Facebook is the largest “nation” in the world, with more than 1.65 billion users across the globe. Not surprisingly then, with such global reach, Facebook is in the headlines fairly often.
In terms of Facebook news items, a recent example includes a Thai criminal court putting a man in prison for six years because he posted comments on Facebook that were construed to be insulting to the king of Thailand. The court so ruled because the law of Thailand criminalizes statements that are defamatory, insulting or threatening to the Thai royalty.
On a lighter Facebook news note, President Obama has been recognized as the most “liked” politician on the social media network. While Indian Prime Minister Narendra Modi comes in second place with 31 million likes on his Facebook page, President Obama ranks first with in excess of 46 million likes on his Facebook page.
And when it comes to Facebook “likes,” Facebook relatively soon is reported to be rolling out other emotion buttons. Rather than only a like button, users perhaps will have access to buttons such as love, sad, angry and other emotions. Imagine, users will have options when it comes to emotion buttons! This makes abundant sense, as it can be highly awkward to click on the like button when responding to someone’s sad post on Facebook.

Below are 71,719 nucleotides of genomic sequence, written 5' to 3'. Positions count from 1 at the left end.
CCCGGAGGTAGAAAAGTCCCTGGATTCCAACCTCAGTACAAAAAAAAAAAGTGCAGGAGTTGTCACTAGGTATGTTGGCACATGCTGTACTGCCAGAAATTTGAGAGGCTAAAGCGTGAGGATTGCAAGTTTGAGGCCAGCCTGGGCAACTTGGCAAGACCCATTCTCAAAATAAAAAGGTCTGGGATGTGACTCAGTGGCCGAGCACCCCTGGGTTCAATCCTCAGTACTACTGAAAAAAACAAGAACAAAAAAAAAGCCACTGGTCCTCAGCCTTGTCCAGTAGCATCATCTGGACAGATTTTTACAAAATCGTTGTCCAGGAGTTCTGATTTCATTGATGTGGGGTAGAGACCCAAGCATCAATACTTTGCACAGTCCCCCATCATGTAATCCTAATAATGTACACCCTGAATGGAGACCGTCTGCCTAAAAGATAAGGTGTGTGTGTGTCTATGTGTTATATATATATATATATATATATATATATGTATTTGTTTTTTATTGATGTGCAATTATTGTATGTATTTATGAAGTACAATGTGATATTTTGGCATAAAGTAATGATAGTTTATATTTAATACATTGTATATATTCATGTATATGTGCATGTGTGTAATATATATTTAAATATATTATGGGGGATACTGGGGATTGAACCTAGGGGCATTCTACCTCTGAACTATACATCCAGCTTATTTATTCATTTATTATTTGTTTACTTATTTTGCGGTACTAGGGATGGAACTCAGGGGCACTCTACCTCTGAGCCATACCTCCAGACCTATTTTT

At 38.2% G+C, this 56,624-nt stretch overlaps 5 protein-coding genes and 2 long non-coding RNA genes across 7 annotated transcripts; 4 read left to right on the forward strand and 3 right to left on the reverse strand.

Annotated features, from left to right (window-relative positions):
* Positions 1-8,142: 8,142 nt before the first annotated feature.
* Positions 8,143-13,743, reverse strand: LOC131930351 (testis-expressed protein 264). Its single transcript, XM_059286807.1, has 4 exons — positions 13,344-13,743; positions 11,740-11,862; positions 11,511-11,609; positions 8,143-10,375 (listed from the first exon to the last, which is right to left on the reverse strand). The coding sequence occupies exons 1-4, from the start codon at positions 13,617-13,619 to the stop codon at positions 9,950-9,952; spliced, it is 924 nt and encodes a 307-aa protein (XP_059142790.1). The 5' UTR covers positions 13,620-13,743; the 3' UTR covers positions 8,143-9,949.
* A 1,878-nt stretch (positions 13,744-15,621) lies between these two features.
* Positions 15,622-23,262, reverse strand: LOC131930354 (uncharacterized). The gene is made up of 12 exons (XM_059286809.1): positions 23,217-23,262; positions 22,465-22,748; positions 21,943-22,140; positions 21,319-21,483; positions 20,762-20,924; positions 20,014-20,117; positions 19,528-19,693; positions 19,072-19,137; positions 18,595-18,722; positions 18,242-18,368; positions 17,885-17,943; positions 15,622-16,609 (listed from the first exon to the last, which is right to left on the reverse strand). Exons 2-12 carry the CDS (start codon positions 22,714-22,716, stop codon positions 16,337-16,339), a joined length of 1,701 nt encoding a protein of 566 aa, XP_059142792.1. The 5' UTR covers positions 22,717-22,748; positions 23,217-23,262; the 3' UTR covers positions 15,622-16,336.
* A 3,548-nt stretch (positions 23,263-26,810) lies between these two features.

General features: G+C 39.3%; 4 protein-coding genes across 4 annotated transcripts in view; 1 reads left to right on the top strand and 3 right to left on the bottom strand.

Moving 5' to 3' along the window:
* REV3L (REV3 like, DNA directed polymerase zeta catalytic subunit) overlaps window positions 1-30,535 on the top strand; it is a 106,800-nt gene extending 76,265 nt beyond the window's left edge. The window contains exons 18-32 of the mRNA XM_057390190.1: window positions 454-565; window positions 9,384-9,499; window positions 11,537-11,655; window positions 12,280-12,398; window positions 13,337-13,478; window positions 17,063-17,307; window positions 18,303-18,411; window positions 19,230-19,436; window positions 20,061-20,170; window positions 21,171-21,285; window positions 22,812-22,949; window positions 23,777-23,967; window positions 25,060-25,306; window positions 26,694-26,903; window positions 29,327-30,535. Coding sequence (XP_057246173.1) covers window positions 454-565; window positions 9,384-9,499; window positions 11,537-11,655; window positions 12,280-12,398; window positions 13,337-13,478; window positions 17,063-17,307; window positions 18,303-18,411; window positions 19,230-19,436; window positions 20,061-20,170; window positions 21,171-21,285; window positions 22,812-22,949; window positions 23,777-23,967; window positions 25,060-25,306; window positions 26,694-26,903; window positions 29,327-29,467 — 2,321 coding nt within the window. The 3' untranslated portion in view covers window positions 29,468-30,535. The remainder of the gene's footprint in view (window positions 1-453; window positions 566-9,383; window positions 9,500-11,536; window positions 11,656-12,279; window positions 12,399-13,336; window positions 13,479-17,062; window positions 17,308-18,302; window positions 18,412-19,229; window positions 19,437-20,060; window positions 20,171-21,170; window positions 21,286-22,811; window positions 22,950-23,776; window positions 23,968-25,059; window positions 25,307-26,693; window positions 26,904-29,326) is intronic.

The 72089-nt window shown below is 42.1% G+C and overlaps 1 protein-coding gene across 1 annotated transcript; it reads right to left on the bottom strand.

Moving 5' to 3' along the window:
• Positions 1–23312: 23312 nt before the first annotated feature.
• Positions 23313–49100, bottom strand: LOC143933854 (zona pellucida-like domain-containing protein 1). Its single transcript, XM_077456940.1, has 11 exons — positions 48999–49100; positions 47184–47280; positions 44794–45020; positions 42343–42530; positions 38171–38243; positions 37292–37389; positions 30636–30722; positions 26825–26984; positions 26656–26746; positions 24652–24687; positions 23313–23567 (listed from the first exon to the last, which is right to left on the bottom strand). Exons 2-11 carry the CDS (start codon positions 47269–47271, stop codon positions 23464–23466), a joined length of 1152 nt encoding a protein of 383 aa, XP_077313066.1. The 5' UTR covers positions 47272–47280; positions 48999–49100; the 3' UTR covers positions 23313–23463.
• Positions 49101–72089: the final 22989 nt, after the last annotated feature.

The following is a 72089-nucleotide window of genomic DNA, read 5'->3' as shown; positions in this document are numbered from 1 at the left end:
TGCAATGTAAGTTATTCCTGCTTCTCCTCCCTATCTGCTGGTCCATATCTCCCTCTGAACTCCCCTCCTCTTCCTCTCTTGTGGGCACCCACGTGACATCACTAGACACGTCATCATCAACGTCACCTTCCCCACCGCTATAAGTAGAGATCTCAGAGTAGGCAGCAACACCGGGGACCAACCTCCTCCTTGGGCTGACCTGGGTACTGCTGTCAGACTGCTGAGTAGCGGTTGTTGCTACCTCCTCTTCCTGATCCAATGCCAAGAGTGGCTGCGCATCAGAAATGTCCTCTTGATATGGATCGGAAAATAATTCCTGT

Last but not least for now, Facebook has announced that it is banning on its site the sale of firearms that can bypass background checks. Well, phew, that is good news! Some of us did not even know that such sales were happening in the first place.
Undoubtedly, Facebook will continue to show up in the news going forward. Stay tuned.
Eric Sinrod (@EricSinrod on Twitter) is of counsel in the San Francisco office of Duane Morris LLP, where he focuses on litigation matters of various types, including information technology and intellectual property disputes. You can read his professional biography here. To receive a weekly email link to Mr. Sinrod’s columns, please email him at firstname.lastname@example.org with Subscribe in the Subject line. This column is prepared and published for informational purposes only and should not be construed as legal advice. The views expressed in this column are those of the author and do not necessarily reflect the views of the author’s law firm or its individual partners.